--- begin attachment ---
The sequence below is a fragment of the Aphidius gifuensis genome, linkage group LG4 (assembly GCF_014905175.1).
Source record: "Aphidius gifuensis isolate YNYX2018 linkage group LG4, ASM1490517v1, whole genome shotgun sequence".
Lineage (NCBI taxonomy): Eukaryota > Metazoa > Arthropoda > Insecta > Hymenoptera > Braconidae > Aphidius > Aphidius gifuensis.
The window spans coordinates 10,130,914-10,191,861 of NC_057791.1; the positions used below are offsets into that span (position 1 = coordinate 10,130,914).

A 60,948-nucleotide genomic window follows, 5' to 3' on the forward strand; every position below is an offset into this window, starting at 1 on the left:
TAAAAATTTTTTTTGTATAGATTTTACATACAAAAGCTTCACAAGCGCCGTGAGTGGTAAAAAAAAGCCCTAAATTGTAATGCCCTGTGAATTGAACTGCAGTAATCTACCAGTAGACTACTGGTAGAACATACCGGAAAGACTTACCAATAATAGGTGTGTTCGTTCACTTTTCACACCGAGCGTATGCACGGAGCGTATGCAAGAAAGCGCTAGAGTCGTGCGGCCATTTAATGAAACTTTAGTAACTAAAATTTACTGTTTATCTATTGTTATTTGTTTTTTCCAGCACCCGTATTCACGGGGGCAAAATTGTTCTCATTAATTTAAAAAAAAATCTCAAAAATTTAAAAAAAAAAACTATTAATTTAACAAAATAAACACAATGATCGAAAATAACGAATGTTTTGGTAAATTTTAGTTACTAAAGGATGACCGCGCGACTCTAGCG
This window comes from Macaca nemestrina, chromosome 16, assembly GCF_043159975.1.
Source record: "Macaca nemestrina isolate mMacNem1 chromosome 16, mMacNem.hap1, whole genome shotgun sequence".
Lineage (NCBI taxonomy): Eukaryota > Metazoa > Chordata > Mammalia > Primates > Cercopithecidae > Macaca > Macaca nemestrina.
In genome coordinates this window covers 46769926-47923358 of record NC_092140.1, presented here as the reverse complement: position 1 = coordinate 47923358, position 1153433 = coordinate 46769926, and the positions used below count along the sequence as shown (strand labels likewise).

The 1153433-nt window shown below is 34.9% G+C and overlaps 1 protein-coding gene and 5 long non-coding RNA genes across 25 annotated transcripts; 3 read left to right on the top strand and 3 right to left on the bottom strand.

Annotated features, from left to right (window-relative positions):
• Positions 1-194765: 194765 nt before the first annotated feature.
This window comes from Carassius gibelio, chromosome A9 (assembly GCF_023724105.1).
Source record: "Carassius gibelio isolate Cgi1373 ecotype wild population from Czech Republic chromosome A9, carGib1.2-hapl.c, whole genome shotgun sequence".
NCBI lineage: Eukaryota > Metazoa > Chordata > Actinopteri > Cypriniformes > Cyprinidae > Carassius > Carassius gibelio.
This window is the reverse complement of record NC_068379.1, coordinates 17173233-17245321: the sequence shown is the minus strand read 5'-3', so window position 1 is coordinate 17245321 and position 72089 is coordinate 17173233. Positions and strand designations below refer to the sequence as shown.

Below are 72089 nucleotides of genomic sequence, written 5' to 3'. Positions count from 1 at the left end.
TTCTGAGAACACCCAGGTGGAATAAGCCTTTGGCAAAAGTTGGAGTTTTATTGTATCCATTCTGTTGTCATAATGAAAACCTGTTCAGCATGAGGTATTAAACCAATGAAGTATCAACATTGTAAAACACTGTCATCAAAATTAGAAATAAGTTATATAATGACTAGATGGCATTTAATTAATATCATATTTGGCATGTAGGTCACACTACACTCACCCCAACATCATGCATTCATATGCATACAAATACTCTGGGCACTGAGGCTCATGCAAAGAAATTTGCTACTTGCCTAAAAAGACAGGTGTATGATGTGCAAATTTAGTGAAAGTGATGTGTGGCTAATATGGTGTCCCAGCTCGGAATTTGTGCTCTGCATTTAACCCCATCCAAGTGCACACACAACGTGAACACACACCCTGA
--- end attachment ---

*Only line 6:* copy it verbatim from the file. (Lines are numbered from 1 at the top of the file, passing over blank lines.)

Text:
TAAAAATTTTTTTTGTATAGATTTTACATACAAAAGCTTCACAAGCGCCGTGAGTGGTAAAAAAAAGCCCTAAATTGTAATGCCCTGTGAATTGAACTGCAGTAATCTACCAGTAGACTACTGGTAGAACATACCGGAAAGACTTACCAATAATAGGTGTGTTCGTTCACTTTTCACACCGAGCGTATGCACGGAGCGTATGCAAGAAAGCGCTAGAGTCGTGCGGCCATTTAATGAAACTTTAGTAACTAAAATTTACTGTTTATCTATTGTTATTTGTTTTTTCCAGCACCCGTATTCACGGGGGCAAAATTGTTCTCATTAATTTAAAAAAAAATCTCAAAAATTTAAAAAAAAAAACTATTAATTTAACAAAATAAACACAATGATCGAAAATAACGAATGTTTTGGTAAATTTTAGTTACTAAAGGATGACCGCGCGACTCTAGCG